The Bad Neighbour
PublisherFlame Tree Press
Date Published06 September 2018
Price£ 9.95

The Bad Neighbour

by David Tallerman

It doesn’t take Ollie Clay long to realise he’s made a mistake buying a rundown house in a squalid district of Leeds. But he’s made his bed, and now he has to lie on it.


When Ollie Clay comes into an unexpected inheritance, he decides the best thing he can do is put the money into property, buying himself a house. The money burns a hole in his pocket and he’s soon the not-so-proud possessor of a dilapidated house in a rundown neighbourhood on the outskirts of Leeds. The walls separating him and the house next door are paper-thin and the plaster is held together by little more than some peeling wallpaper.

Ollie can hear every word of his new neighbour’s violent outbursts and soon realises he’s living next door to an anti-social thug with links to extremist hate groups. Just walking down the road with his girlfriend Yasmina attracts the wrong sort of attention, as does going into the local pub with a black friend. Chas and his racist friends make Ollie’s life a misery and he feels powerless in the face of their sustained unpleasantness. But Ollie has a stubborn streak a mile wide, and he decides to carry the war into the enemy camp.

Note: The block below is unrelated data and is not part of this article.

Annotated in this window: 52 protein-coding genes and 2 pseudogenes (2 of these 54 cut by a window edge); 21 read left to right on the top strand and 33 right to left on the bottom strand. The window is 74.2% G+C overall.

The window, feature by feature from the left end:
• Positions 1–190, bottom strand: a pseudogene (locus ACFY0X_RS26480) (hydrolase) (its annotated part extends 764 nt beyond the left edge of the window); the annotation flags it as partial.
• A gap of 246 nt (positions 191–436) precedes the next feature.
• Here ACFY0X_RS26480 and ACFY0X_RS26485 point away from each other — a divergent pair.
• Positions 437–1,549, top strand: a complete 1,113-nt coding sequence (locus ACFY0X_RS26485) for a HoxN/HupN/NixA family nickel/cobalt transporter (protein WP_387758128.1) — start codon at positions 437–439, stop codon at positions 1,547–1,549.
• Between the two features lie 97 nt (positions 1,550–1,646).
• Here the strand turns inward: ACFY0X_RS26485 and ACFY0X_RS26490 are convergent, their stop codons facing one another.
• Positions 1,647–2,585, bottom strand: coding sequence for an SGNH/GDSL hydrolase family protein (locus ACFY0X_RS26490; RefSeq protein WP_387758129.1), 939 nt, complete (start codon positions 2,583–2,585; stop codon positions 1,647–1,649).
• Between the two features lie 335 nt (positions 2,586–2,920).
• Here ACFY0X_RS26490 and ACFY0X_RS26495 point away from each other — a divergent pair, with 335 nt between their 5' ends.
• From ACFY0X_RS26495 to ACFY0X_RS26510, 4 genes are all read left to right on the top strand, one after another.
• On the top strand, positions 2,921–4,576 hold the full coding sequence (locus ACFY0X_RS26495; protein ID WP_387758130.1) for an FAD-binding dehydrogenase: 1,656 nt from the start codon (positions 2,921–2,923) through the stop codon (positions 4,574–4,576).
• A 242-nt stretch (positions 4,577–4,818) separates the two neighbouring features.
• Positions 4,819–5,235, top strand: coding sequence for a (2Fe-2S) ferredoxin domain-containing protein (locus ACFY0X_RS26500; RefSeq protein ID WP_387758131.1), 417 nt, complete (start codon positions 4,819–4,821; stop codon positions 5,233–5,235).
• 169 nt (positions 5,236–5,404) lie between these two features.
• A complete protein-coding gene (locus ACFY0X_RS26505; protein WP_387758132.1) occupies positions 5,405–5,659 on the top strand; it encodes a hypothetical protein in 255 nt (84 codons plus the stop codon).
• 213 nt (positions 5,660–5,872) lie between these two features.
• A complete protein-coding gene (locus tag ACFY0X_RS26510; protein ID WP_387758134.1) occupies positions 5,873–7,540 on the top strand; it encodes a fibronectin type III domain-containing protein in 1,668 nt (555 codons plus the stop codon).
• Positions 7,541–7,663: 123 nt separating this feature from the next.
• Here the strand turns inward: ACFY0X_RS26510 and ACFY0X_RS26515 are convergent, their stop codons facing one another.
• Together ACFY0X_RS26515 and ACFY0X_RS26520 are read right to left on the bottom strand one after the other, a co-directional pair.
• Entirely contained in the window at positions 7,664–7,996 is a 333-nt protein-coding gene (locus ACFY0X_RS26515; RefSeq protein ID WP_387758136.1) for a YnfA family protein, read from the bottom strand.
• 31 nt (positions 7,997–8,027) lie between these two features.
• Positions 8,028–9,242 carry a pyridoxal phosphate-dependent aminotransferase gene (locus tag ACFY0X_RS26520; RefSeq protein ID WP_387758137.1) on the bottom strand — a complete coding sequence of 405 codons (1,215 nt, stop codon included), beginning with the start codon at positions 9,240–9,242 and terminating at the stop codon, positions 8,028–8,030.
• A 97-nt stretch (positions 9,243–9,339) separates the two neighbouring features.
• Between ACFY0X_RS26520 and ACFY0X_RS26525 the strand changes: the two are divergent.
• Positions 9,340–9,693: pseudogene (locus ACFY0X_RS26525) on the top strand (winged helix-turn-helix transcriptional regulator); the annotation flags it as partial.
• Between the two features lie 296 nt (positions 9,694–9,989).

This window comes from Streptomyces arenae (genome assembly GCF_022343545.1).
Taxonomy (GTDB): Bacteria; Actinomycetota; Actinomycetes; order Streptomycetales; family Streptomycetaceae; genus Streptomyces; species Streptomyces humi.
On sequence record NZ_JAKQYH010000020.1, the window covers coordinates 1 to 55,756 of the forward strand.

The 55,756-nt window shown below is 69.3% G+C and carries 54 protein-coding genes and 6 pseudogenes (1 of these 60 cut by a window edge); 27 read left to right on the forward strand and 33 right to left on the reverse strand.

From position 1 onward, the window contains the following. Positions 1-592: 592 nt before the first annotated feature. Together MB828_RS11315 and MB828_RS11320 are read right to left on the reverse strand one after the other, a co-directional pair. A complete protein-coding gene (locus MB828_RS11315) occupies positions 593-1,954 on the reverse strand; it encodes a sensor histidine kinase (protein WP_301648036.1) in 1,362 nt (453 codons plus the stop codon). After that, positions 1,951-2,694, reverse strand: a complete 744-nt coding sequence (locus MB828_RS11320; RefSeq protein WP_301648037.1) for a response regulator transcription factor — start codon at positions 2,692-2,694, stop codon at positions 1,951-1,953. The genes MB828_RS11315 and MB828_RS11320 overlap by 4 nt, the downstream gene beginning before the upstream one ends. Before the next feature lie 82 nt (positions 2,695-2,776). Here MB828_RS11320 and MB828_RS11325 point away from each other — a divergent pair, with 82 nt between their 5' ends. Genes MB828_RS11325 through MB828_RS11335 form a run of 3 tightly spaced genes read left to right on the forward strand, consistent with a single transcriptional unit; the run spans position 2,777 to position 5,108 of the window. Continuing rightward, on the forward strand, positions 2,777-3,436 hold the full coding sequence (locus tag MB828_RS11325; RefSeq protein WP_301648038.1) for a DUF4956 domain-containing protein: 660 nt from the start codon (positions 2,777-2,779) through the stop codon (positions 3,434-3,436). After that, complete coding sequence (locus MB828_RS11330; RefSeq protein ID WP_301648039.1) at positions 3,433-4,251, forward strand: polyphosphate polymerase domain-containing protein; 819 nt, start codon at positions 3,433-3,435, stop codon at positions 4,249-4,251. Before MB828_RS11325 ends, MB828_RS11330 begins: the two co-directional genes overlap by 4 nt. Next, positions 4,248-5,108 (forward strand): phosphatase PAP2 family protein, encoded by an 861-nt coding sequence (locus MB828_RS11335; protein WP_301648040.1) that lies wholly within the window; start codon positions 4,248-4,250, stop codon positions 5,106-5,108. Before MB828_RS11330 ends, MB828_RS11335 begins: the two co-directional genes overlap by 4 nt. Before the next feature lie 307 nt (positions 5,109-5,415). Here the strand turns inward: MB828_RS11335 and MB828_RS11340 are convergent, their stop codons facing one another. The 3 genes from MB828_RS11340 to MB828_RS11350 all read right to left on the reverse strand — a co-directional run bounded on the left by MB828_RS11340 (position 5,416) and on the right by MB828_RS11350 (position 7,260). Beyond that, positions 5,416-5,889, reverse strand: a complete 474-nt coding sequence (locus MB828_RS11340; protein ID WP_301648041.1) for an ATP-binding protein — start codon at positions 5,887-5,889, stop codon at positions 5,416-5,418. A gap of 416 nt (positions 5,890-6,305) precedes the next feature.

David Tallerman presents a bleakly accurate view of the social decline that accompanies bad housing and neighbourhood deprivation where boarded-up houses are used as drug dens and squats, and living in squalor is seen as entirely normal. As a former property lawyer I winced at the series of bad decisions that landed Ollie with the property – and the neighbour – from hell, and I could easily imagine the result of the survey he didn’t bother to commission. But all lawyers know there are times when you can’t save a client from themselves, and Ollie Clay would have been one of those clients.

I didn’t find Ollie a particularly sympathetic character, and there were plenty of occasions when I just wanted to leave him to stew in a mess of his own making, but there was something darkly compelling about The Bad Neighbour that kept me reading. Ollie soon finds himself caught up in a fight that he doesn’t seem to have any way of winning, and it was that sense of striving against the odds that made Ollie understandable – if not terribly likeable.

As strange as it might sound, there were times when I actually felt more sympathy for Chas, who was very much the product of his environment, even though his views and actions were utterly contemptible, than I did for Ollie, who often came over as his own worst enemy, even when there was some hotly fought competition for that position.

There were several times that I couldn’t see how Tallerman was going to extricate his protagonist from the situation he’d ended up in, and as the book rapidly gathered pace, I found myself turning the pages quicker and quicker, intrigued by this grim tale of bad choices. The Bad Neighbour was all too real and all too depressing and certainly deserves the appellation northern noir. It is also a well-written and cleverly imagined crime thriller with a knife-sharp edge.

Reviewed 27 October 2018 by Linda Wilson